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Northwest strike body blow for unions?
Experts say other employers could demand steep concessions, step up threat of replacement workers.
August 22, 2005: 4:58 PM EDT
By Chris Isidore, CNN/Money senior writer
Members of the Aircraft Mechanics Fraternal Organization on the picket line. Most Northwest flights were operating despite the strike.
Members of the Aircraft Mechanics Fraternal Organization on the picket line. Most Northwest flights were operating despite the strike.
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NEW YORK (CNN/Money) - The success of Northwest Airlines in keeping its planes flying despite a mechanics' strike could affect millions of unionized workers far from the already battered airline industry, labor experts said Monday.

Northwest's use of replacement workers, outside contractors and management to do the work of the members of the Aircraft Mechanics Fraternal Association who went on strike early Saturday could embolden other employers in demanding steep concessions from their unions, according to the experts.

"Two of the real problems that the labor movement is facing are coming together here -- outsourcing and the ability to replace workers during a strike," said Paul Clark, a professor of labor studies at Penn State University.

Gary Chaison, a labor studies professor at Clark University, said that Northwest's success in not having many flights cancelled could lead some employers to consider using replacement workers when they might not have done so before. And he said that could have an impact even at companies that never get to a strike, he said.

"I think it may have emboldened some employers to reassess their situation, making them realize if they plan carefully they can withstand a strike," said Chaison. "And that means, yes, you can ask for major demands from unions."

George Washington University law professor Charles Craver, an expert on labor relations and labor history, said the lack of support that the AMFA received from other unions at Northwest is in stark contrast to the situation in London earlier this month, when a strike by employees of an outside catering firm essentially shut down British Airways' operations at London Heathrow Airport.

The reluctance of other unions to join AMFA is a sign that union members here are already fearful about replacement workers and outsourcing.

"I think the flight attendants felt if they honored the picket lines, they'd be replaced in a moment," said Carver.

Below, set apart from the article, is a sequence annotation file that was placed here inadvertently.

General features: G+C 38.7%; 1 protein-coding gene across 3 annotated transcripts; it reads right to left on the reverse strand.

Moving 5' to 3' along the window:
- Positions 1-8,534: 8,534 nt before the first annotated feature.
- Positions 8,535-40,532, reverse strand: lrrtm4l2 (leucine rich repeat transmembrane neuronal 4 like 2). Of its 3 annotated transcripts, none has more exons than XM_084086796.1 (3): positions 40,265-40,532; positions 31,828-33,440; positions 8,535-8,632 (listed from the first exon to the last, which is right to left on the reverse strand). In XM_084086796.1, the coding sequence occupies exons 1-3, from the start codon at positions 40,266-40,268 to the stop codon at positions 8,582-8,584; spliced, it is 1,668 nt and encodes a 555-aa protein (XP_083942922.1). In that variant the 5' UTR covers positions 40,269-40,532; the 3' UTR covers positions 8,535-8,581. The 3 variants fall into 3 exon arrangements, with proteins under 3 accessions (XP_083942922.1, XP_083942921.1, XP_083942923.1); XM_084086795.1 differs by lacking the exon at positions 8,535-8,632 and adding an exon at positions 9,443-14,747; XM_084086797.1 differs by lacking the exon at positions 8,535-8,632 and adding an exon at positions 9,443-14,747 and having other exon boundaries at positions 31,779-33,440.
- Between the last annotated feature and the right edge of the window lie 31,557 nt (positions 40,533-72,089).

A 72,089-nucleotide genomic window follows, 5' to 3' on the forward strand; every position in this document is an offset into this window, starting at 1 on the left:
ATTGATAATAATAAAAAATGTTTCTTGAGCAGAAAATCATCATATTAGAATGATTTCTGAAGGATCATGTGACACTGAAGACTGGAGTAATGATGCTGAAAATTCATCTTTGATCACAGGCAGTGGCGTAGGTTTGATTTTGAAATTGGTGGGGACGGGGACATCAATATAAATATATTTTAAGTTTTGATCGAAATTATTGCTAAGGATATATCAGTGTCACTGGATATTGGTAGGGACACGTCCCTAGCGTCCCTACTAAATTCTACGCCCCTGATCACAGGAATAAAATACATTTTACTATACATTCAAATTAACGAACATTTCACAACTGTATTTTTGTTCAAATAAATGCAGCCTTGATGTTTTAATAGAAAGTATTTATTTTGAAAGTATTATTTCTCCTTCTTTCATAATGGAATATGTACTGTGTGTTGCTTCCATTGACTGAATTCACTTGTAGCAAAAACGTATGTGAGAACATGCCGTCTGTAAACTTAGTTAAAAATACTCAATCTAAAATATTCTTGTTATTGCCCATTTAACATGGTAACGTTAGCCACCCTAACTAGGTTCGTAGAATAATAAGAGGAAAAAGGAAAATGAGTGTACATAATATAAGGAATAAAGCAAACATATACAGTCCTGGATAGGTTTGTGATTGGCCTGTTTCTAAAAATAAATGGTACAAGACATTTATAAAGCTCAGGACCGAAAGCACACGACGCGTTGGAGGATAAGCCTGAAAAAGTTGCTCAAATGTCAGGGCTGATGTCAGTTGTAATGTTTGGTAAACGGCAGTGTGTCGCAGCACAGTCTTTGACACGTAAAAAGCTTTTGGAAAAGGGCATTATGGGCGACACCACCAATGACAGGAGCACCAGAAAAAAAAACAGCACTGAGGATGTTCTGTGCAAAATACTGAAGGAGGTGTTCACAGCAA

Northwest had announced it had about 1,000 replacement flight attendants ready to go if the 9,500-member Professional Flight Attendants Association had voted in favor of a sympathy strike. The union announced immediately after AMFA's strike began that its rank and file voted against authorizing a strike.

Experts say deep staff cuts at major airlines since Sept. 11 have created a pool of potential replacement workers for these skilled positions that require federal certification.

But some airline experts say that they still question whether the airlines could replace flight attendants and pilots as successfully as Northwest is replacing its mechanics.

"Maintenance work is often outsourced, especially at the low-cost carriers," said Philip Baggaley, Standard & Poor's senior airlines credit analyst. "I think it weakens labor's hand generally, but I wouldn't extend this to all other types of labor negotiations. American found out a number of years ago they couldn't fly through a flight attendant strike."

Still, some other industry experts said airlines have greater ability than ever before to take away the strike option from pilots and flight attendants.

"Nothing succeeds like success. If Northwest shows they are operating this thing effectively, then the pilots will be more compliant, more receptive to the additional concessions," said Henry Oechler, a partner at Chadbourne & Parke who specializes in airline labor relations at the law firm.

Oechler said the nation's largest, heavily unionized companies, such as General Motors, probably won't decide to follow Northwest and make contract demands that spark a strike -- all in order to use replacement workers.

"If you start to threaten replacement workers at GM, I think the unions would really come together," he said.

But there are plenty of major companies in industries outside of air travel that could decide to follow that path.

Craver said the Northwest strike, and the split of four major unions away from the AFL-CIO last month, may be seen in the future as watershed moments in the decline of labor's strength, the same way that the firing of striking air traffic controllers in 1981 by President Reagan is seen as the first signal to employers that they could use replacement workers.

"Right now organized labor is truly at a crossroads," said Carver. "This and the unions' failure to organize companies like Wal-Mart and new economy workers could be the death knell for labor."

For a look at how Northwest is operating in the face of the mechanics' strike, click here.  Top of page

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